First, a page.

Also the practice of using nacre is common in Bosnian spiritual healers, especially "stravarka" (ocakli kadin). One of them, "stravarka" by the name of Bilka, puts a bundle of the plant on the Qur'an and a piece of led over it to annul evil as soon as she begins the ritual. Bilka explains the usage of this plant: nacre is a heavenly plant which wards off any and every evil.Nacre is successfully used to annul black magic, this is one of many Bosnian recipes. It is necessary to take nine flowers, nine leaves and nine branches of nacre and place them inside a bottle which was beforehand filled with clear spring water. After that one must repeat the following nine prayers: El-Fatiha, Ikhlas, Falaq, Nass and Tebetyeda. After this is completed the bottle is closed and left closed overnight. The following day a person which has problems with negative energy has to first take a bath, and then when the body is clean it needs to wash himself with the water from the bottle taking care that every part of the body is washed with this water. One should not dry his body with a towel, but wait for it to be dried by itself and after that the parts of the plant need to be thrown out in a place where people don't trot.

Natural order: Rutaceae. Other names: Herb of Grace, Herb of Repentance. French name: Rue. German name: Raute. Italian names: Ruta, Ruga. Spanish name: Ruda trago-amargo. Turkish name: Sedef otu. Chinese name: Yiin-haiang- ts'ao. Bosnian name: sedefil, sedefčić, etc.

Amulet or Hamajlija

 In Bosnia and Herzegovina there is a long tradition of wearing amulets, which are called “hamajlija” (amulet). They are shorter or longer texts from the Quran written on a piece of paper where a picture of a magic square is present (wafq) and at the end of the text the name of the owner is written. Amulets were worn for various reasons such as the protection from sickness and as a cure but mostly because they provide immunity to the wearer.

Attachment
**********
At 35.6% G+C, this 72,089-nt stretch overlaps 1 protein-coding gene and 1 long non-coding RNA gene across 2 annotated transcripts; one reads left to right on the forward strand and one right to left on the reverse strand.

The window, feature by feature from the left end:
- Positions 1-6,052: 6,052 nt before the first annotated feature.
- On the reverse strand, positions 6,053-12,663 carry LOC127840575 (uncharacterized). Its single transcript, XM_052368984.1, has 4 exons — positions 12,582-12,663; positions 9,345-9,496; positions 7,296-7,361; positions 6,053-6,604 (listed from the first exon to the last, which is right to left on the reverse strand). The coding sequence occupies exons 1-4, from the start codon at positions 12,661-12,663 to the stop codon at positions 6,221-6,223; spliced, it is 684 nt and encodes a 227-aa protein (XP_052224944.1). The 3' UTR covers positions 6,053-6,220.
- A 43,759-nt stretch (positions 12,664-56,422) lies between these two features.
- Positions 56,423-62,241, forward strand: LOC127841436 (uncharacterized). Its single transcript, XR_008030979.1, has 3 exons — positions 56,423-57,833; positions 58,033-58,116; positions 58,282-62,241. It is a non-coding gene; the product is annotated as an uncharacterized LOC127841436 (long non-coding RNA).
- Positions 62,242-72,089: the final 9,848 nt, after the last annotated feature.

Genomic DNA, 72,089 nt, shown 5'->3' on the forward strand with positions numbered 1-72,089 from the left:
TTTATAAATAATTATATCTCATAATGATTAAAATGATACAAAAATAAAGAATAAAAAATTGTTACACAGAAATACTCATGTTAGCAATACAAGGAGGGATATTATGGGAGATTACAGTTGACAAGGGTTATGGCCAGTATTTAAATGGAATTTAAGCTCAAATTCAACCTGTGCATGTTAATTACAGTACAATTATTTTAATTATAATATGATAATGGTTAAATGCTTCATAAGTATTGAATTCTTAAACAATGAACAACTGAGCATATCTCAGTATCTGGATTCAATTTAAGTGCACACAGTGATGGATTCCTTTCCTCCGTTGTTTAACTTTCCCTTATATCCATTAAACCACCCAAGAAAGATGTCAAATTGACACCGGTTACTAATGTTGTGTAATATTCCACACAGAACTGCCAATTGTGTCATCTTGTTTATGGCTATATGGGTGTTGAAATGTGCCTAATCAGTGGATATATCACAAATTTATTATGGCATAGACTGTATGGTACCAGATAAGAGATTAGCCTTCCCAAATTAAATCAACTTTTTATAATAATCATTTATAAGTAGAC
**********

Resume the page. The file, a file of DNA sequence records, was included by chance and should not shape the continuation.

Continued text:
When someone wants to get an amulet they go to a hodja (mullah) who uses the system of Arabic astrology and numerology, also known as “ebjad hisab”, and turns the name of that person along with the name of his mother into their numerical equivalents and divides it by the number 12. When he receives the final number he then writes the corresponding text.
Every amulet begins with the words: “Bismilahir rahmanir rahim” and continues with some prayer, usually it is the first verse of the Quran, El-Fatiha. The constituent part of any good amulet is the magical square or wafq whose content is made up of a sequence of numbers, Allah’s names or short quotations from the Quran.

In Velika Kladuša an amulet is written for nine days before the appearance of the new moon. When the whole text is completed the paper is folded into a shape of a triangle and sown in a red fabric. Beforehand a leaf of rue (Ruta graveoles) or a piece of  yew (Taxus bacuta) or three beans of coffee are placed inside the amulet. In the past the amulet was encased in metal and sown inside of a rabbits skin.It is interesting to mention that the amulet has a fascinating effect on the wearer. If the wearer is under the influence of black magic, soon after he has started wearing the amulet around his neck a harmful sensation will befall him, for example chest pain, nightmare, etc. That is a positive sign that evil has been neutralized. Also this is the crucial moment when the amulet and the wearer have bonded.